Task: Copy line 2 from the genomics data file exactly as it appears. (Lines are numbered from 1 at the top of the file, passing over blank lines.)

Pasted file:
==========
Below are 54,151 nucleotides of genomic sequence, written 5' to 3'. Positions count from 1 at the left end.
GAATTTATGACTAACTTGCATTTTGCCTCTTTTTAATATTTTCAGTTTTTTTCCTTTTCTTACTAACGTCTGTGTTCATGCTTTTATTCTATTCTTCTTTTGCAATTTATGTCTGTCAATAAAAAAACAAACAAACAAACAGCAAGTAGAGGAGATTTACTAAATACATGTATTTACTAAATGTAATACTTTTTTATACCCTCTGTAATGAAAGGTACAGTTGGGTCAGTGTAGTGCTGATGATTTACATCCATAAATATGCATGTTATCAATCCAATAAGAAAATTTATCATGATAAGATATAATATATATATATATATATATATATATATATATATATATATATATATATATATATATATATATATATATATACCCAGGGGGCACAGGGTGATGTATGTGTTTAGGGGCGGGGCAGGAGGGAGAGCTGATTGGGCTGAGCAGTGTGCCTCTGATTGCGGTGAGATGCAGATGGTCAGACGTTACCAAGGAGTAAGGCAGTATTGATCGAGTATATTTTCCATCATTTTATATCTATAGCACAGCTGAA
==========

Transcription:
GAATTTATGACTAACTTGCATTTTGCCTCTTTTTAATATTTTCAGTTTTTTTCCTTTTCTTACTAACGTCTGTGTTCATGCTTTTATTCTATTCTTCTTTTGCAATTTATGTCTGTCAATAAAAAAACAAACAAACAAACAGCAAGTAGAGGAGATTTACTAAATACATGTATTTACTAAATGTAATACTTTTTTATACCCTCTGTAATGAAAGGTACAGTTGGGTCAGTGTAGTGCTGATGATTTACATCCATAAATATGCATGTTATCAATCCAATAAGAAAATTTATCATGATAAGATATAATATATATATATATATATATATATATATATATATATATATATATATATATATATATATATATATATATATACCCAGGGGGCACAGGGTGATGTATGTGTTTAGGGGCGGGGCAGGAGGGAGAGCTGATTGGGCTGAGCAGTGTGCCTCTGATTGCGGTGAGATGCAGATGGTCAGACGTTACCAAGGAGTAAGGCAGTATTGATCGAGTATATTTTCCATCATTTTATATCTATAGCACAGCTGAA